Your Skin is Not The Only Thing That is Affected by Psoriasis

Woman scratching at psoriasis not realizing it can lead to hearing loss.

When you think about psoriasis, you most likely think about all those commercials depicted people with skin issues. Psoriasis goes beyond skin problems and really affects your general health. Psoriasis is often misunderstood and minimized, due to a lack of knowledge of how psoriasis impacts sufferers as well as the serious conditions that can be related to this disorder. Though plaques on the skin are its most apparent sign, they’re indicative of what psoriasis can cause in the whole body: The risk of metabolic disorders that are increased by persistent inflammation and cardiovascular disease.

Psoriasis is also linked to another issue according to a different recent study: Hearing loss. Published in The Journal of Rheumatology, this research evaluated connections between psoriatic arthritis, mental health, and hearing impairment. Psoriatic arthritis has an affect on the joints, and is a type of psoriasis, causing discomfort, difficulty with movement, and inflammation. Affected individuals could also have psoriasis, but with psoriatic arthritis, it’s possible to have irritation without also experiencing the common plaques.

Like rheumatoid arthritis (and like psoriasis), psoriatic arthritis is an autoimmune disease, the sufferer’s body is basically targeting its own healthy cells. But as opposed to rheumatoid arthritis, you might have psoriatic arthritis on only one knee due to the fact that it’s asymmetrical, and that besides joints, it often targets sufferer’s nails (resulting in painfully swollen toes and fingers) and eyes.

Based on the findings of this recent study, inflammation caused by psoriatic arthritis might also impact hearing. A significant control group of people with neither psoriasis or psoriatic arthritis were contrasted against people who had one or the other condition. They found that the group with psoriatic arthritis was more likely to report hearing impairment, and those reports were backed by audiometric screening. Even when controlling for other risk considerations, psoriatic arthritis sufferers were significantly more prone to suffer from loss of hearing than either {the control group or psoriasis sufferers}.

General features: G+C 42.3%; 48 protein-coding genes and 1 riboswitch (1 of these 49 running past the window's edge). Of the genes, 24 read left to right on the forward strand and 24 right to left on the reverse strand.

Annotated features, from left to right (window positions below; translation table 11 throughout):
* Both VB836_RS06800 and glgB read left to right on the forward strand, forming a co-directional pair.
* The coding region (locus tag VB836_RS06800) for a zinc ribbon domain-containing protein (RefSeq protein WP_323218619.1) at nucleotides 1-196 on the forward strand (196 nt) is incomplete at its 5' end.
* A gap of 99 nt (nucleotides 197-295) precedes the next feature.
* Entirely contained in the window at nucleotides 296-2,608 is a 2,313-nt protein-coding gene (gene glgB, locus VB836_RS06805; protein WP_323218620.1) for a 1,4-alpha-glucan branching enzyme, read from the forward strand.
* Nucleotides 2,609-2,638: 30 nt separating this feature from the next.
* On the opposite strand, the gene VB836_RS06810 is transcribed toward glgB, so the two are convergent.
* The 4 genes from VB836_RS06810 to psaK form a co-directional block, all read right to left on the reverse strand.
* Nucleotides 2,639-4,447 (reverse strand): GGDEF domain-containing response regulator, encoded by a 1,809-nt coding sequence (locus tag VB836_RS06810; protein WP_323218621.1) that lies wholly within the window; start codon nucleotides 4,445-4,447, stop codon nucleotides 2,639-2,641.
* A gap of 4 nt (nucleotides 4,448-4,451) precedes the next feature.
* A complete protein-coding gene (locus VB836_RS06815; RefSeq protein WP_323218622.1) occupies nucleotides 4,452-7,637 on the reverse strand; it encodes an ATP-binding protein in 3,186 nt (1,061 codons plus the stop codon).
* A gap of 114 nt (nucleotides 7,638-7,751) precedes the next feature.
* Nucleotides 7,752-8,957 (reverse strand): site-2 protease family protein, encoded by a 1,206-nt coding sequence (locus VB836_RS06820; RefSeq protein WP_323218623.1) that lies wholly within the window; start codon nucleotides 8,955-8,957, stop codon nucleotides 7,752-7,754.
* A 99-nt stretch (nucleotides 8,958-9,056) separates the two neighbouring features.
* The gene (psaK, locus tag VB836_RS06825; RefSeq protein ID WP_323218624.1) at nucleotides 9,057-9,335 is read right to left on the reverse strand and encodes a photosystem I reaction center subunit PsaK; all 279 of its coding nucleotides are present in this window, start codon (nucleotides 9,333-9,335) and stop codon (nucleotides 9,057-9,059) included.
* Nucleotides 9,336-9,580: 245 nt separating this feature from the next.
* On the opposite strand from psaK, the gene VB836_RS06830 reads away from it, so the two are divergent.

But that’s not to say there’s no connection between psoriasis, psoriatic arthritis and loss of hearing. A 2015 study discovered that people who have been diagnosed with psoriasis are at a substantially higher danger of developing sudden sensorineural loss of hearing, or sudden deafness. With sudden sensorineural hearing loss, people’s ability to hear diminishes significantly in three days or less. There are numerous likely causes for this, but researchers think that sudden psoriasis flare-ups may be to blame. The hearing could be diminished if this takes place around or in the cochlea. This type of hearing loss, in many circumstances, can be aided by treatments that alleviate psoriasis., but hearing aids are often recommended when sudden deafness does not react to other treatments.

If you have psoriasis or psoriatic arthritis, it’s essential to observe your hearing. Plan regular hearing tests along with your yearly health-care checkups. The inflammation due to these diseases can lead to damage of the inner ear, which can result in loss of hearing and troubles with balance. There are also links between psoriasis, psoriatic arthritis, depression and anxiety, which can both aggravated hearing loss. Hearing loss is a condition you want to catch sooner rather than later because neglected hearing loss can lead to other health problems including dementia.

Recognition is key, and cooperating with your doctors and periodically having your hearing evaluated can assist you in keeping in front of symptoms with timely intervention. Neither hearing loss nor psoriasis should cause you to compromise your standard of living, and all the difference is having the right team on your side.

The site information is for educational and informational purposes only and does not constitute medical advice. Schedule an appointment to see if hearing aids could benefit you.